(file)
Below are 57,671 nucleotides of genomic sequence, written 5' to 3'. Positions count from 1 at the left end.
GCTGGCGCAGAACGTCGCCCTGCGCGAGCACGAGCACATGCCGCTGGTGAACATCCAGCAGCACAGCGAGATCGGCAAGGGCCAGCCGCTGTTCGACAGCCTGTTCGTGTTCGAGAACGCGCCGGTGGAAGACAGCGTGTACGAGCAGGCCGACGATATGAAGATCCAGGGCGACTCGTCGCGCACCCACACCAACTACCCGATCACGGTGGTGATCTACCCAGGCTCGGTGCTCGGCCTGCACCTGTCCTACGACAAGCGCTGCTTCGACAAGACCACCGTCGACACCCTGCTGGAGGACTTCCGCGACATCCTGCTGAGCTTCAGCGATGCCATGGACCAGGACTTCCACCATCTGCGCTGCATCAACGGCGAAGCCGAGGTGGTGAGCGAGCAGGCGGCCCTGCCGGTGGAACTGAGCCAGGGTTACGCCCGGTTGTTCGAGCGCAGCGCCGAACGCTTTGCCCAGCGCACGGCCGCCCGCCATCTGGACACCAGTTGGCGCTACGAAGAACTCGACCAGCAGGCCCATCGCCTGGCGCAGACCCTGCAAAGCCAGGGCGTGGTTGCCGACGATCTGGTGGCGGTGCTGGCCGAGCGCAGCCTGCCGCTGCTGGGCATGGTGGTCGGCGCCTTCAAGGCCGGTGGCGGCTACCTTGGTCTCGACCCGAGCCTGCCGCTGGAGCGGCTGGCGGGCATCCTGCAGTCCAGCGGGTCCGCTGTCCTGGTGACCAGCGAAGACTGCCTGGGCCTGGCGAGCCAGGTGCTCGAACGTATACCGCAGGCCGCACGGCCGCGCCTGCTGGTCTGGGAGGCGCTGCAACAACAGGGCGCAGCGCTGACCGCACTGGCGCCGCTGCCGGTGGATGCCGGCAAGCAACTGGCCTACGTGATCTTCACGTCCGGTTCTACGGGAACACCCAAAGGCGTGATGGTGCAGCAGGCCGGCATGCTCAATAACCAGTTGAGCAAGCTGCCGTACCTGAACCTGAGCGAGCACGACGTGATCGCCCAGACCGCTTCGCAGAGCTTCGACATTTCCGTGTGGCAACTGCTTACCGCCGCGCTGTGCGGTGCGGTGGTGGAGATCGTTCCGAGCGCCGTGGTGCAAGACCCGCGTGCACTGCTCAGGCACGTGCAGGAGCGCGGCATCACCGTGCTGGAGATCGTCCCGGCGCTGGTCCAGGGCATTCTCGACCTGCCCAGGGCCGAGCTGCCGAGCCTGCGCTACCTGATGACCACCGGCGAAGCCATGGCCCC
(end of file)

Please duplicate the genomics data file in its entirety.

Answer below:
Below are 57,671 nucleotides of genomic sequence, written 5' to 3'. Positions count from 1 at the left end.
GCTGGCGCAGAACGTCGCCCTGCGCGAGCACGAGCACATGCCGCTGGTGAACATCCAGCAGCACAGCGAGATCGGCAAGGGCCAGCCGCTGTTCGACAGCCTGTTCGTGTTCGAGAACGCGCCGGTGGAAGACAGCGTGTACGAGCAGGCCGACGATATGAAGATCCAGGGCGACTCGTCGCGCACCCACACCAACTACCCGATCACGGTGGTGATCTACCCAGGCTCGGTGCTCGGCCTGCACCTGTCCTACGACAAGCGCTGCTTCGACAAGACCACCGTCGACACCCTGCTGGAGGACTTCCGCGACATCCTGCTGAGCTTCAGCGATGCCATGGACCAGGACTTCCACCATCTGCGCTGCATCAACGGCGAAGCCGAGGTGGTGAGCGAGCAGGCGGCCCTGCCGGTGGAACTGAGCCAGGGTTACGCCCGGTTGTTCGAGCGCAGCGCCGAACGCTTTGCCCAGCGCACGGCCGCCCGCCATCTGGACACCAGTTGGCGCTACGAAGAACTCGACCAGCAGGCCCATCGCCTGGCGCAGACCCTGCAAAGCCAGGGCGTGGTTGCCGACGATCTGGTGGCGGTGCTGGCCGAGCGCAGCCTGCCGCTGCTGGGCATGGTGGTCGGCGCCTTCAAGGCCGGTGGCGGCTACCTTGGTCTCGACCCGAGCCTGCCGCTGGAGCGGCTGGCGGGCATCCTGCAGTCCAGCGGGTCCGCTGTCCTGGTGACCAGCGAAGACTGCCTGGGCCTGGCGAGCCAGGTGCTCGAACGTATACCGCAGGCCGCACGGCCGCGCCTGCTGGTCTGGGAGGCGCTGCAACAACAGGGCGCAGCGCTGACCGCACTGGCGCCGCTGCCGGTGGATGCCGGCAAGCAACTGGCCTACGTGATCTTCACGTCCGGTTCTACGGGAACACCCAAAGGCGTGATGGTGCAGCAGGCCGGCATGCTCAATAACCAGTTGAGCAAGCTGCCGTACCTGAACCTGAGCGAGCACGACGTGATCGCCCAGACCGCTTCGCAGAGCTTCGACATTTCCGTGTGGCAACTGCTTACCGCCGCGCTGTGCGGTGCGGTGGTGGAGATCGTTCCGAGCGCCGTGGTGCAAGACCCGCGTGCACTGCTCAGGCACGTGCAGGAGCGCGGCATCACCGTGCTGGAGATCGTCCCGGCGCTGGTCCAGGGCATTCTCGACCTGCCCAGGGCCGAGCTGCCGAGCCTGCGCTACCTGATGACCACCGGCGAAGCCATGGCCCC